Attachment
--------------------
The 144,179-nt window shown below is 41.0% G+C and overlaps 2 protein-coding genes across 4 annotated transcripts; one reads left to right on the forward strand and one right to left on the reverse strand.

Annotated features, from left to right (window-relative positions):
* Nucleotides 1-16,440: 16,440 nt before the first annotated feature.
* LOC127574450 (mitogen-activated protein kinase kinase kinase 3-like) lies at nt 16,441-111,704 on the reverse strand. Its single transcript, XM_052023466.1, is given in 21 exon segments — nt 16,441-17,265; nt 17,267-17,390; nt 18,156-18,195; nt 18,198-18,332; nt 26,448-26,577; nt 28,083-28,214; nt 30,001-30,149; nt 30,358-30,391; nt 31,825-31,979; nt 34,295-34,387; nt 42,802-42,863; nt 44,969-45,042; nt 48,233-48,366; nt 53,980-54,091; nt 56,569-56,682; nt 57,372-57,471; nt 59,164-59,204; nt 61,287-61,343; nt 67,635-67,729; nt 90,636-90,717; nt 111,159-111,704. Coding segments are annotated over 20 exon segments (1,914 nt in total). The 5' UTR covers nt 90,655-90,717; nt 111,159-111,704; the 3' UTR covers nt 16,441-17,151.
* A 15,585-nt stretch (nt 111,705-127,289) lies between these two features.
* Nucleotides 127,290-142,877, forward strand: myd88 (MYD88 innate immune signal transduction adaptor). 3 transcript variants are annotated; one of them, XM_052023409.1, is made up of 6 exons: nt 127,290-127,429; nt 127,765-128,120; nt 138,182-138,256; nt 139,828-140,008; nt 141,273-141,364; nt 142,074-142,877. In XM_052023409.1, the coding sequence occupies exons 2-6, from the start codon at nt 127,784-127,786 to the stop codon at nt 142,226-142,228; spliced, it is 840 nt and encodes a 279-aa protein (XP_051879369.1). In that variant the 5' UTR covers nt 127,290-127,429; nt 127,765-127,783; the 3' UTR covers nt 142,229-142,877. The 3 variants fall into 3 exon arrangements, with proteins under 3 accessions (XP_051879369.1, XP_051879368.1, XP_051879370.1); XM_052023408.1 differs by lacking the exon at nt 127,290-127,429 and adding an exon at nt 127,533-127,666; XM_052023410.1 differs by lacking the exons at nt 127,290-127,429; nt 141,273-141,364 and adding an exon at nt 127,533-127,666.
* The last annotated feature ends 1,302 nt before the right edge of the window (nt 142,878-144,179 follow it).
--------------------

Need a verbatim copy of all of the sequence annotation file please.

The 144,179-nt window shown below is 41.0% G+C and overlaps 2 protein-coding genes across 4 annotated transcripts; one reads left to right on the forward strand and one right to left on the reverse strand.

Annotated features, from left to right (window-relative positions):
* Nucleotides 1-16,440: 16,440 nt before the first annotated feature.
* LOC127574450 (mitogen-activated protein kinase kinase kinase 3-like) lies at nt 16,441-111,704 on the reverse strand. Its single transcript, XM_052023466.1, is given in 21 exon segments — nt 16,441-17,265; nt 17,267-17,390; nt 18,156-18,195; nt 18,198-18,332; nt 26,448-26,577; nt 28,083-28,214; nt 30,001-30,149; nt 30,358-30,391; nt 31,825-31,979; nt 34,295-34,387; nt 42,802-42,863; nt 44,969-45,042; nt 48,233-48,366; nt 53,980-54,091; nt 56,569-56,682; nt 57,372-57,471; nt 59,164-59,204; nt 61,287-61,343; nt 67,635-67,729; nt 90,636-90,717; nt 111,159-111,704. Coding segments are annotated over 20 exon segments (1,914 nt in total). The 5' UTR covers nt 90,655-90,717; nt 111,159-111,704; the 3' UTR covers nt 16,441-17,151.
* A 15,585-nt stretch (nt 111,705-127,289) lies between these two features.
* Nucleotides 127,290-142,877, forward strand: myd88 (MYD88 innate immune signal transduction adaptor). 3 transcript variants are annotated; one of them, XM_052023409.1, is made up of 6 exons: nt 127,290-127,429; nt 127,765-128,120; nt 138,182-138,256; nt 139,828-140,008; nt 141,273-141,364; nt 142,074-142,877. In XM_052023409.1, the coding sequence occupies exons 2-6, from the start codon at nt 127,784-127,786 to the stop codon at nt 142,226-142,228; spliced, it is 840 nt and encodes a 279-aa protein (XP_051879369.1). In that variant the 5' UTR covers nt 127,290-127,429; nt 127,765-127,783; the 3' UTR covers nt 142,229-142,877. The 3 variants fall into 3 exon arrangements, with proteins under 3 accessions (XP_051879369.1, XP_051879368.1, XP_051879370.1); XM_052023408.1 differs by lacking the exon at nt 127,290-127,429 and adding an exon at nt 127,533-127,666; XM_052023410.1 differs by lacking the exons at nt 127,290-127,429; nt 141,273-141,364 and adding an exon at nt 127,533-127,666.
* The last annotated feature ends 1,302 nt before the right edge of the window (nt 142,878-144,179 follow it).